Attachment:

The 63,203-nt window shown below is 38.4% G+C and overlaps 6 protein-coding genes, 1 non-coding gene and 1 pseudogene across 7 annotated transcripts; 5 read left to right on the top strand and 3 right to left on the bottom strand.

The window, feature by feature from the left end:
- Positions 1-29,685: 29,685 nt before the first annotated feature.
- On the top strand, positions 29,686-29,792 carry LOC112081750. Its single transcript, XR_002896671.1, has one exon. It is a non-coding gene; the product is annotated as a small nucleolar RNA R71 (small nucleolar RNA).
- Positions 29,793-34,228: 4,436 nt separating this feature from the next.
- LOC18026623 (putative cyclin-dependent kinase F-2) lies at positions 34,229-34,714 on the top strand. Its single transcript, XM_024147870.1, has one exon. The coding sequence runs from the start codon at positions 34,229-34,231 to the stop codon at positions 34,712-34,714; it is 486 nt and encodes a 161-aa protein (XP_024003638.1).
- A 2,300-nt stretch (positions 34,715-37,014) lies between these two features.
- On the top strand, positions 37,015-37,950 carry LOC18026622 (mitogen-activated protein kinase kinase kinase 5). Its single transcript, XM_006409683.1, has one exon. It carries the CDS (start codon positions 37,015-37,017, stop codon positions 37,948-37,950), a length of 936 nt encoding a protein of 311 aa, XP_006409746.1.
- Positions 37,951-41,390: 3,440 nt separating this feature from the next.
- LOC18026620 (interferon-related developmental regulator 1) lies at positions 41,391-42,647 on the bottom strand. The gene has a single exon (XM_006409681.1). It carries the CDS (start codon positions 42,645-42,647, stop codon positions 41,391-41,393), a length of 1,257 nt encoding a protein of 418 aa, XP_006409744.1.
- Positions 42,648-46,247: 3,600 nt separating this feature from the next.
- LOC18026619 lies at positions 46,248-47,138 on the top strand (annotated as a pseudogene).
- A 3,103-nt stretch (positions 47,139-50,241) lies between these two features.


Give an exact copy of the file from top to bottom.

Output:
The 63,203-nt window shown below is 38.4% G+C and overlaps 6 protein-coding genes, 1 non-coding gene and 1 pseudogene across 7 annotated transcripts; 5 read left to right on the top strand and 3 right to left on the bottom strand.

The window, feature by feature from the left end:
- Positions 1-29,685: 29,685 nt before the first annotated feature.
- On the top strand, positions 29,686-29,792 carry LOC112081750. Its single transcript, XR_002896671.1, has one exon. It is a non-coding gene; the product is annotated as a small nucleolar RNA R71 (small nucleolar RNA).
- Positions 29,793-34,228: 4,436 nt separating this feature from the next.
- LOC18026623 (putative cyclin-dependent kinase F-2) lies at positions 34,229-34,714 on the top strand. Its single transcript, XM_024147870.1, has one exon. The coding sequence runs from the start codon at positions 34,229-34,231 to the stop codon at positions 34,712-34,714; it is 486 nt and encodes a 161-aa protein (XP_024003638.1).
- A 2,300-nt stretch (positions 34,715-37,014) lies between these two features.
- On the top strand, positions 37,015-37,950 carry LOC18026622 (mitogen-activated protein kinase kinase kinase 5). Its single transcript, XM_006409683.1, has one exon. It carries the CDS (start codon positions 37,015-37,017, stop codon positions 37,948-37,950), a length of 936 nt encoding a protein of 311 aa, XP_006409746.1.
- Positions 37,951-41,390: 3,440 nt separating this feature from the next.
- LOC18026620 (interferon-related developmental regulator 1) lies at positions 41,391-42,647 on the bottom strand. The gene has a single exon (XM_006409681.1). It carries the CDS (start codon positions 42,645-42,647, stop codon positions 41,391-41,393), a length of 1,257 nt encoding a protein of 418 aa, XP_006409744.1.
- Positions 42,648-46,247: 3,600 nt separating this feature from the next.
- LOC18026619 lies at positions 46,248-47,138 on the top strand (annotated as a pseudogene).
- A 3,103-nt stretch (positions 47,139-50,241) lies between these two features.